You’d think some things go without saying.
Wear your seat belt. Don’t lock a kid in a hot car. Don’t run with scissors.
Yet unbelted people die in car crashes all the time. Last week, eight children around the country died in hot cars. We’re not aware of scissors-related accidents, but surely there must be some.
It would only seem reasonable to assume that some people either just don’t get the memo, or choose to ignore it at their (or someone else’s) peril.
That was the case with a Grovetown couple who never opened their tax assessment notice from Columbia County in May. They just tossed the letter on a desk, assuming the mortgage company would take care of it.
As it turns out, a clerk in the assessor’s office had accidently keyed in an extra decimal for their property. Instead of a 2.09 acre suburban lot, they were shown sprawling on a 2009-acre estate with a value of $22 million.
Because they never opened that envelope to double-check the county’s work, that assessment went unchallenged and automatically became part of the county’s 2012-13 tax digest. The homeowners did, at least, open the bill when it arrived, and found the $245,000 error that it represented.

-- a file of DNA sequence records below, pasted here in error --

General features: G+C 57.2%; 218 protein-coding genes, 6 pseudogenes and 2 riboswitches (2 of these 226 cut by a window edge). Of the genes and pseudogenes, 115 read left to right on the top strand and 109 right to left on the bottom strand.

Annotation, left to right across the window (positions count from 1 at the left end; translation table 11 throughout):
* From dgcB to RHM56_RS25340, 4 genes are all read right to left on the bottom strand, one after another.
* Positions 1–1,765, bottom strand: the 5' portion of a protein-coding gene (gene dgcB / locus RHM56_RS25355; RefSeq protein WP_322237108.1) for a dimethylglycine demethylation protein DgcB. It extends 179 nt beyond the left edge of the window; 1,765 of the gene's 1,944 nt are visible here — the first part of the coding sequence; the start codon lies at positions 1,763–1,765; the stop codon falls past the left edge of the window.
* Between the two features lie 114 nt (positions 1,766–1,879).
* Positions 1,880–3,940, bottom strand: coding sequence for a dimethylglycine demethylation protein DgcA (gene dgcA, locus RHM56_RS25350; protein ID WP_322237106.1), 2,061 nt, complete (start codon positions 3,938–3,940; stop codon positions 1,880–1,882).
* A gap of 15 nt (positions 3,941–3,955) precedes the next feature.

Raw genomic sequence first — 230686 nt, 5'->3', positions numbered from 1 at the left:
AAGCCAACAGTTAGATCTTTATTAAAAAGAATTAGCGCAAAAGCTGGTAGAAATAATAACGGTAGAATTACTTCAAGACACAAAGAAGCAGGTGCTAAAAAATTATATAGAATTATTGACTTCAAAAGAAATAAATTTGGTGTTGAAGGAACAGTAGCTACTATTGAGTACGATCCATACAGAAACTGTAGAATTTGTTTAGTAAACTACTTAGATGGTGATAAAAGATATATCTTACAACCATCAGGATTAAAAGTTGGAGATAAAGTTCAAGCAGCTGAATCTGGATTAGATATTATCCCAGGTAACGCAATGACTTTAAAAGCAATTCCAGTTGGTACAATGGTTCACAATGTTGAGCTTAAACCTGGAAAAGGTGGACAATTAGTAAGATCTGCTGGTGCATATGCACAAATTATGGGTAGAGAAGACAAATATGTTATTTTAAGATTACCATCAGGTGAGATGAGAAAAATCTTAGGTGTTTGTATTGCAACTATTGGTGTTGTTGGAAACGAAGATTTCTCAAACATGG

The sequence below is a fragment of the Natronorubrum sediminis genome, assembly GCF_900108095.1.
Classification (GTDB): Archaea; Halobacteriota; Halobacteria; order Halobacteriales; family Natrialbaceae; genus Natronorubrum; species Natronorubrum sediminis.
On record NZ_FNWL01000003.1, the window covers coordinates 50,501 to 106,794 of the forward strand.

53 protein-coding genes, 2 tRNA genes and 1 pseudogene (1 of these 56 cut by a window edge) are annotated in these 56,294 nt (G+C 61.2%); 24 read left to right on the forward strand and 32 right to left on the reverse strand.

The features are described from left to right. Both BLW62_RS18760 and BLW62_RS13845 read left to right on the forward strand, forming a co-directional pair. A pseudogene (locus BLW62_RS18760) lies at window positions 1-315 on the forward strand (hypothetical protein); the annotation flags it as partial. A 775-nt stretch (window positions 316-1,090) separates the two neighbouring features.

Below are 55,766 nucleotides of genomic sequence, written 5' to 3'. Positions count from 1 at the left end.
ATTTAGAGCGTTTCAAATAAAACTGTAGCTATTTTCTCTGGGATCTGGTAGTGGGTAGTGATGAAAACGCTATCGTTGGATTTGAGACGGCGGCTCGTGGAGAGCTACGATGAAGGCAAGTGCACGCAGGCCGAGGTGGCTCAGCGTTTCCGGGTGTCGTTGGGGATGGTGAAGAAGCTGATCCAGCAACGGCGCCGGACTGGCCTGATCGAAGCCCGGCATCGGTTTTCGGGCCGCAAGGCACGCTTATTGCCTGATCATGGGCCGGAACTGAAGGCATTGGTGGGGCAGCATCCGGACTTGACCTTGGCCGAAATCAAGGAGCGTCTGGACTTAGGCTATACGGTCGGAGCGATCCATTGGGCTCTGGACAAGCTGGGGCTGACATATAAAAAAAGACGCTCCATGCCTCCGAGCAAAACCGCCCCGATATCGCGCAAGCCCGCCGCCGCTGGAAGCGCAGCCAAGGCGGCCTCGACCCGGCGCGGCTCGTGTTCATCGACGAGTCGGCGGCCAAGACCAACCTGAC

They’re exceptionally lucky the county reversed that error; technically, by not challenging the assessment, they were liable for it – though undoubtedly the amount would have been too much to withstand a test of reasonableness.
Yet what about other people in the county who likewise never opened their assessment, and then were stuck paying more than they should have – or, for that matter, lucked into paying less? Even if it’s only a few dollars either way, why in the world would anyone so casually allow an incorrect tax notice to go unchallenged?
It’s probably for the same reason that people still text and drive, or drink to excess, or run with scissors.